Fishing show attracts area anglers
The Dave Holder Fishing Show was held in Houston recently and, as usual, it was nothing short of fantastic. I was there, and it was like a traffic jam of people from Southeast Texas that included Sabine Lake guide Dickie Colburn, East Bay guide Jim West and a whole lot of Beaumont fishermen looking to get the latest on what’s going on in the world of saltwater fishing.
While looking around at thousands of lures on display, the one that got a heck of a lot of attention is the all new Vudu Shrimp by Egret Baits. Ken Chaumont, who designed that soft plastic lure, says they sold hundreds.
“The Vudu Shrimp is easy to fish and will catch up to 20 to 30 fish per bait,” said Chaumont, who is based out of East Texas. “They come in a variety of colors, two to a pack and cost $7. Most anglers are fishing them under rattle floats on Lake Charles and Sabine Lake. But you can also fish them on bottom. They are rigged on a 3/16-ounce lead head. Some of the most popular colors right now are dark green, pink and white with a chartreuse tail.”
Colburn was hanging out at the Laguna Rod booth. Those rods are made in Katy by Chris Williamson. I’ve been using them for the past year or so and can tell you for sure they are ultra-light and a pleasure to fish with. You can see the complete line of these rods at Daley’s in Port Acres. That’s where you can also find one of the hottest lures on Sabine Lake – the Maniac Mullet. By the way, Colburn told me that’s the lure he used late last week to catch a box of 3 to 4 pound trout on Sabine. A Maniac Mullet is similar to a Corky Devil. It’s a slow sinker that twitches back and forth on a jerk-and-reel retrieve. The hot color is pink.
Something else I noticed is that kayaking for reds and trout on Keith Lake is very popular. I talked with several anglers from Southeast Texas that were at the show to shop for kayaks. There were plenty on hand. Another thing I noticed is that the latest jag in kayaks is not paddling them but keeping the battery charged that propels a compact trolling motor. The new wave of “yakers” are into moving their kayaks with trolling motors. The “yaks” are steered via a rudder that’s controlled with your feet. It’s an excellent way to thoroughly fish a marsh shoreline for reds and flounder.
Guide Jim West has been catching some pretty good stringers of trout on East Galveston Bay. I sat in on one of his seminars at the fishing show, and he said the best bite has been late in the day.
“The best bite has been … after the sun has warmed up the water,” said West. “I’m using tails and slow sinking MirrOlures to catch some pretty solid trout. The last hour or so of daylight has been the best. Basically I’m looking for mullet over mud and shell in about 4 feet of water.”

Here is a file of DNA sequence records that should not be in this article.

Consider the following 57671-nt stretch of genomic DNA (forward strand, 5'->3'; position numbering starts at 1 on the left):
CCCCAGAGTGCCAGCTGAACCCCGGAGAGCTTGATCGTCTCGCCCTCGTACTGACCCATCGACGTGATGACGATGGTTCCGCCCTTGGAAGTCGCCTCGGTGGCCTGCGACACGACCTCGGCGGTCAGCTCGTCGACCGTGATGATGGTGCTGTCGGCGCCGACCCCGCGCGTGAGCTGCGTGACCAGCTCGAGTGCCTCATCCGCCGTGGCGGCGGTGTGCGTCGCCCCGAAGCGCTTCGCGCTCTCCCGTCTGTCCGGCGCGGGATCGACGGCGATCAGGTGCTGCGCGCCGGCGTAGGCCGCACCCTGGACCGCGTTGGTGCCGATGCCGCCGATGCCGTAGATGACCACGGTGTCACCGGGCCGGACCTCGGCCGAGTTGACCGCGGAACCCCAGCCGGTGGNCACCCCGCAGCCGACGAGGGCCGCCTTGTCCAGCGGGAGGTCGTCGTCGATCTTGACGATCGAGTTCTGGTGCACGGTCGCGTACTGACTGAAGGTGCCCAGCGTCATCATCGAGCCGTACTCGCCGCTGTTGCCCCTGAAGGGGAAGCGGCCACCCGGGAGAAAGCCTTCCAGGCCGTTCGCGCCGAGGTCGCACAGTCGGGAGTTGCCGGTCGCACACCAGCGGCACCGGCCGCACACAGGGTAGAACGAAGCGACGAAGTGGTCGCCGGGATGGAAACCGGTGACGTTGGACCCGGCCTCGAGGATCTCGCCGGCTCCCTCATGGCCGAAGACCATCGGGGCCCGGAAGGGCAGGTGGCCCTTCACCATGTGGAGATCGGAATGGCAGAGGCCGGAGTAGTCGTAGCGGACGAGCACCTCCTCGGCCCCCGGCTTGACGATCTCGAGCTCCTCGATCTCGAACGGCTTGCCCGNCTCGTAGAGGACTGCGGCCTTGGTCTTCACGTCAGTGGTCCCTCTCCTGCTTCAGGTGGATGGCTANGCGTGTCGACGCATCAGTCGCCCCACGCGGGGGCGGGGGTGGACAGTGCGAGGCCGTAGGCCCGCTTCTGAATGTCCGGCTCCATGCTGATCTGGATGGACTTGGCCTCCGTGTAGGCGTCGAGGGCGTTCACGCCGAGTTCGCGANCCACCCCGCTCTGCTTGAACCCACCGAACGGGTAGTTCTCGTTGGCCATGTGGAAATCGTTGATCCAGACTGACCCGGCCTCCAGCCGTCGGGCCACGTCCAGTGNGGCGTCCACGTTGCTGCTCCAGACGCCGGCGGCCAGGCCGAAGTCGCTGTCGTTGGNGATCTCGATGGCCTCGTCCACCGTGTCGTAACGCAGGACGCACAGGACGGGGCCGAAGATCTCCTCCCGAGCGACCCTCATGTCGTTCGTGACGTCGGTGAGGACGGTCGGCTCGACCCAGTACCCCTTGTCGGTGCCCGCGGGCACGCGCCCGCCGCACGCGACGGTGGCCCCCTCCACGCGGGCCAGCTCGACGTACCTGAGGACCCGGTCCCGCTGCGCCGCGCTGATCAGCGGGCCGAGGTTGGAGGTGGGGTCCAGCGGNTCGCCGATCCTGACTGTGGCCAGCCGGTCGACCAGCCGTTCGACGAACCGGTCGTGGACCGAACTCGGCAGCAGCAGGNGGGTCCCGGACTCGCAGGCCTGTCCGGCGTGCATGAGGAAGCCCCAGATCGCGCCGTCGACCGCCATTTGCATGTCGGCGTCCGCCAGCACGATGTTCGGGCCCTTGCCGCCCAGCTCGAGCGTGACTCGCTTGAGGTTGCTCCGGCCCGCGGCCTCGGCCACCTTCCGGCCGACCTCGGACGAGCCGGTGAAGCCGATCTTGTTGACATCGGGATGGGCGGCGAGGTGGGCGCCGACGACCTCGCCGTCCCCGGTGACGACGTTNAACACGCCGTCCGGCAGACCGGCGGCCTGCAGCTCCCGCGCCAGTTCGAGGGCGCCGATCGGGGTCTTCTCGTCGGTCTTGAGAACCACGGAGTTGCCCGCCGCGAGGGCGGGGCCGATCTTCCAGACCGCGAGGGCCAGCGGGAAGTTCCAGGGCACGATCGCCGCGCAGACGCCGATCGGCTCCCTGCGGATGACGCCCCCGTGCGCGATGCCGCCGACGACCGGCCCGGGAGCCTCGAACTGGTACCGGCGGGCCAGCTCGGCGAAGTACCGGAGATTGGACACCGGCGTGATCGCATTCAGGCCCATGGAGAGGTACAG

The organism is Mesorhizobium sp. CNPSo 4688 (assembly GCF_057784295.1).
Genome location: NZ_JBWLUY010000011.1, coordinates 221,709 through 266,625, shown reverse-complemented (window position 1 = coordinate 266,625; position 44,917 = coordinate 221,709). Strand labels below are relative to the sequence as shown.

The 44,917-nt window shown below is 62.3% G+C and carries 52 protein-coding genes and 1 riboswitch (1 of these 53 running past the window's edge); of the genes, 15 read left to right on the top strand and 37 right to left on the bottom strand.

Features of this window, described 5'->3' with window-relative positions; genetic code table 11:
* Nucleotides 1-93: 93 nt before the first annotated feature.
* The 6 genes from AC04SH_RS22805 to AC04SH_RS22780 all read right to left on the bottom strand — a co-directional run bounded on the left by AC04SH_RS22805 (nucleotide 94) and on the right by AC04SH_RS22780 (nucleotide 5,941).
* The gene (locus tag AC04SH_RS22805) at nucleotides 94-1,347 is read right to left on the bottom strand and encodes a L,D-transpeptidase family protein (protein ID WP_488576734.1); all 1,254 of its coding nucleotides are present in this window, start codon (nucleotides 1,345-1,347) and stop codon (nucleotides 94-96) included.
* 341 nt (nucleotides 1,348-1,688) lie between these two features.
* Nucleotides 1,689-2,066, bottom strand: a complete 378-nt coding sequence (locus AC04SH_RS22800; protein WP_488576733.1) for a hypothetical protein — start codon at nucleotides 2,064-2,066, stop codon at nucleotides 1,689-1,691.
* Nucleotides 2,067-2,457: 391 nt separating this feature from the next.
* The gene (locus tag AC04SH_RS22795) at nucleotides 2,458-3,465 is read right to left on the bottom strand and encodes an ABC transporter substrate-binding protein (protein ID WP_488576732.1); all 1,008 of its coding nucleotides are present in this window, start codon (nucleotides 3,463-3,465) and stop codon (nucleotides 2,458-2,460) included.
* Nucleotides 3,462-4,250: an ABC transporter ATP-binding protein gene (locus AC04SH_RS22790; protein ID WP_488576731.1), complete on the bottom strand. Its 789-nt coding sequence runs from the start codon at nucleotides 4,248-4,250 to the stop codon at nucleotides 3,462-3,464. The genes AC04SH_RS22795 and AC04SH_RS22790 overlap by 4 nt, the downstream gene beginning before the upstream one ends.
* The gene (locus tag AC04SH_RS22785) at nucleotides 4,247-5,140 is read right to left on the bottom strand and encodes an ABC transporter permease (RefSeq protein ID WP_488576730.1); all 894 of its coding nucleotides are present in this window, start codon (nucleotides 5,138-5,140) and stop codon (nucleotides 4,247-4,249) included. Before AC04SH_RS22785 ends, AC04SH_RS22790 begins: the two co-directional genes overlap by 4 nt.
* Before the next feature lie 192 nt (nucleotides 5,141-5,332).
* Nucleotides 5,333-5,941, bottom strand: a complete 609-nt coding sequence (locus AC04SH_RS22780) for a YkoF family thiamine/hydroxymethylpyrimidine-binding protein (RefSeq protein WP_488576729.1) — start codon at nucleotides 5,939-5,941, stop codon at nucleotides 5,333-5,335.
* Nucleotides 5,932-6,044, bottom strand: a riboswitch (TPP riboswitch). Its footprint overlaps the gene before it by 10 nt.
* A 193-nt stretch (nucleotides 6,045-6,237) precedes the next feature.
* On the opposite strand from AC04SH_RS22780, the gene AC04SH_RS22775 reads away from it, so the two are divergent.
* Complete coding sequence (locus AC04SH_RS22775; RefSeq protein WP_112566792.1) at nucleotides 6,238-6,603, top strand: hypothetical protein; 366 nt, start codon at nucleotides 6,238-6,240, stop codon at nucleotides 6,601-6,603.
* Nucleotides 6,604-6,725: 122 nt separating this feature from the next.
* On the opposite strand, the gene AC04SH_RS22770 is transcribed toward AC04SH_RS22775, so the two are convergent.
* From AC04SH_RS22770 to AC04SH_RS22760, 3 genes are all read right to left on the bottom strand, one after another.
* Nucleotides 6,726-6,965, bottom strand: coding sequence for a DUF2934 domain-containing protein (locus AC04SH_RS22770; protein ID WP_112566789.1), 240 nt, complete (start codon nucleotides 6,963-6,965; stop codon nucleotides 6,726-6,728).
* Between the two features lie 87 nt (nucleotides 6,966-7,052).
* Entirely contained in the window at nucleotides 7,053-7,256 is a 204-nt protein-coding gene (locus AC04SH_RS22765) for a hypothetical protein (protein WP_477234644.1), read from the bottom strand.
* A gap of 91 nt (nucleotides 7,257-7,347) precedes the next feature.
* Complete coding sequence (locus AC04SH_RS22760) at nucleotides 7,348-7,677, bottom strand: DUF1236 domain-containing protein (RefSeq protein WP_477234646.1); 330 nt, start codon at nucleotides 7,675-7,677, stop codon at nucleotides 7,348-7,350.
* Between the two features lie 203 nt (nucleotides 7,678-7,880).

B.A.S.S. and Jasper-based Sealy Outdoors offer cash to amateur anglers
Imagine being 11 years old and reeling in a bass weighing more than 11 pounds. Now envision winning cash and prizes of $100,000 to go along with that trophy catch.
That’s a life-changing event for a child out having fun with his family, and it’s exactly what unfolded at a Big Bass Splash tournament held by Sealy Outdoors.
This year, Sealy Outdoors based out of Jasper and B.A.S.S. have united to market and promote the Big Bass Splash on Sam Rayburn, bringing together top industry names in tournaments that are philanthropic as well as fun, raising funds for the Ronald McDonald House and other McDonald’s charities.
As part of the agreement, B.A.S.S. members can earn additional prizes through the new B.A.S.S. Cash contingency program of the Big Bass Splash. At each event, Sealy awards cash prizes to the largest bass brought to the scales on an hourly basis. Now, with the involvement of B.A.S.S., an extra prize of $100 will be awarded to the B.A.S.S. member weighing in the heaviest fish during the 6 a.m. to 7 a.m. and 10 a.m. to 11 a.m. hours each day. An additional $250 will be awarded at the end of the event to the highest finishing B.A.S.S. member if they are in the top 5 for the overall event. The contingency is available only to B.A.S.S. members. Non-members will be able to join B.A.S.S. on location at each event.
According to Bruce Akin, CEO of B.A.S.S., “This partnership will strengthen B.A.S.S.’s already extensive reach into the grass roots of sportfishing, expanding it to wider audiences, especially recreational anglers, youngsters and those new to the sport.”
B.A.S.S. cash will be featured at six events and kicks off in East Texas on Sam Rayburn April 19-21. That one is followed up with the Toledo Bend event May 17-19.
“We are joining forces with B.A.S.S. in order to help bass fishing grow,” said Bob Sealy, founder of Sealy Outdoors. “We want to get more people involved in fishing, and so does B.A.S.S. We’re very family-oriented.”
Fans will have an opportunity to visit the B.A.S.S. booth at the Big Bass Splash tournaments and sign on as B.A.S.S. members to qualify for the program prior to each tournament. If the big bass is not caught by a B.A.S.S. member, the prize goes to the next heaviest bass catch by a B.A.S.S. member if that winner is in the Top 5.
Participants can sign up for Big Bass Splash events online.